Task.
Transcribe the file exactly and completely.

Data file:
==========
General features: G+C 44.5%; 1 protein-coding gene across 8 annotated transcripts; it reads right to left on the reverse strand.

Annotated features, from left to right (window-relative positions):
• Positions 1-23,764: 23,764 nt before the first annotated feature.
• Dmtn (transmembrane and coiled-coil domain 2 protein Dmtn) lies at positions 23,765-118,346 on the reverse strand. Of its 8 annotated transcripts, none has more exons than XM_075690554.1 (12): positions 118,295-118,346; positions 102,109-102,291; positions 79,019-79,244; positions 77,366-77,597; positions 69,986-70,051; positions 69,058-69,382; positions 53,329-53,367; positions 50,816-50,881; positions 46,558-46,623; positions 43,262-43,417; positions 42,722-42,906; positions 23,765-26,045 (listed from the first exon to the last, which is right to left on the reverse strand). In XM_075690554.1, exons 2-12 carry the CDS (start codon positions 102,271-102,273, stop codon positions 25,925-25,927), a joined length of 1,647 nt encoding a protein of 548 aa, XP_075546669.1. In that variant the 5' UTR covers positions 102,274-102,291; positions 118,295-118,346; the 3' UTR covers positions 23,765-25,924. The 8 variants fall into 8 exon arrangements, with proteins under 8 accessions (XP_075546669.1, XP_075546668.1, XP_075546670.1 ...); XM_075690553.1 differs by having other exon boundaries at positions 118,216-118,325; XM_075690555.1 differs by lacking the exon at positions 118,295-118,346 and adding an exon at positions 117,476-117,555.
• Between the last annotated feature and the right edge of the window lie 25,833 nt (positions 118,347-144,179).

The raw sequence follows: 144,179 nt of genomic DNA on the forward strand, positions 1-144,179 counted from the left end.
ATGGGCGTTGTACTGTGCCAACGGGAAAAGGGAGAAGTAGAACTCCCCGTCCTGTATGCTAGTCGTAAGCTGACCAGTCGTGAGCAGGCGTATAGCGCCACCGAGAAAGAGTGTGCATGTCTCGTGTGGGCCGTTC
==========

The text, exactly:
General features: G+C 44.5%; 1 protein-coding gene across 8 annotated transcripts; it reads right to left on the reverse strand.

Annotated features, from left to right (window-relative positions):
• Positions 1-23,764: 23,764 nt before the first annotated feature.
• Dmtn (transmembrane and coiled-coil domain 2 protein Dmtn) lies at positions 23,765-118,346 on the reverse strand. Of its 8 annotated transcripts, none has more exons than XM_075690554.1 (12): positions 118,295-118,346; positions 102,109-102,291; positions 79,019-79,244; positions 77,366-77,597; positions 69,986-70,051; positions 69,058-69,382; positions 53,329-53,367; positions 50,816-50,881; positions 46,558-46,623; positions 43,262-43,417; positions 42,722-42,906; positions 23,765-26,045 (listed from the first exon to the last, which is right to left on the reverse strand). In XM_075690554.1, exons 2-12 carry the CDS (start codon positions 102,271-102,273, stop codon positions 25,925-25,927), a joined length of 1,647 nt encoding a protein of 548 aa, XP_075546669.1. In that variant the 5' UTR covers positions 102,274-102,291; positions 118,295-118,346; the 3' UTR covers positions 23,765-25,924. The 8 variants fall into 8 exon arrangements, with proteins under 8 accessions (XP_075546669.1, XP_075546668.1, XP_075546670.1 ...); XM_075690553.1 differs by having other exon boundaries at positions 118,216-118,325; XM_075690555.1 differs by lacking the exon at positions 118,295-118,346 and adding an exon at positions 117,476-117,555.
• Between the last annotated feature and the right edge of the window lie 25,833 nt (positions 118,347-144,179).

The raw sequence follows: 144,179 nt of genomic DNA on the forward strand, positions 1-144,179 counted from the left end.
ATGGGCGTTGTACTGTGCCAACGGGAAAAGGGAGAAGTAGAACTCCCCGTCCTGTATGCTAGTCGTAAGCTGACCAGTCGTGAGCAGGCGTATAGCGCCACCGAGAAAGAGTGTGCATGTCTCGTGTGGGCCGTTC